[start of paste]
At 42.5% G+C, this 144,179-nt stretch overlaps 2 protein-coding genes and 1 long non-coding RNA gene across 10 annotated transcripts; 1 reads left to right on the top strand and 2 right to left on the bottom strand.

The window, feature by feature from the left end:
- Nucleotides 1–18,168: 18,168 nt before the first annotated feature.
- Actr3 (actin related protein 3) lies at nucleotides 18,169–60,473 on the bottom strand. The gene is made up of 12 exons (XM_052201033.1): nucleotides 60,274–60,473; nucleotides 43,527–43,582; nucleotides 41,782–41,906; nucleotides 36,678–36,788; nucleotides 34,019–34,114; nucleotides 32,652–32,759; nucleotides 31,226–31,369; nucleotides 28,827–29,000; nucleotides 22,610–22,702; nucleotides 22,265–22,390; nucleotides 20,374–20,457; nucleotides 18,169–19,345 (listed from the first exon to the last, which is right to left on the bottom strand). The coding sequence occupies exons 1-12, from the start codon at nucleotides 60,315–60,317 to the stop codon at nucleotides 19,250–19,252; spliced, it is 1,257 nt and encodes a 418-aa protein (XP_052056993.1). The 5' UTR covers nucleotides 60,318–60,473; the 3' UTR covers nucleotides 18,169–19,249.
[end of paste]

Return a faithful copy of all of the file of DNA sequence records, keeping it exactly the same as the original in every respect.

At 42.5% G+C, this 144,179-nt stretch overlaps 2 protein-coding genes and 1 long non-coding RNA gene across 10 annotated transcripts; 1 reads left to right on the top strand and 2 right to left on the bottom strand.

The window, feature by feature from the left end:
- Nucleotides 1–18,168: 18,168 nt before the first annotated feature.
- Actr3 (actin related protein 3) lies at nucleotides 18,169–60,473 on the bottom strand. The gene is made up of 12 exons (XM_052201033.1): nucleotides 60,274–60,473; nucleotides 43,527–43,582; nucleotides 41,782–41,906; nucleotides 36,678–36,788; nucleotides 34,019–34,114; nucleotides 32,652–32,759; nucleotides 31,226–31,369; nucleotides 28,827–29,000; nucleotides 22,610–22,702; nucleotides 22,265–22,390; nucleotides 20,374–20,457; nucleotides 18,169–19,345 (listed from the first exon to the last, which is right to left on the bottom strand). The coding sequence occupies exons 1-12, from the start codon at nucleotides 60,315–60,317 to the stop codon at nucleotides 19,250–19,252; spliced, it is 1,257 nt and encodes a 418-aa protein (XP_052056993.1). The 5' UTR covers nucleotides 60,318–60,473; the 3' UTR covers nucleotides 18,169–19,249.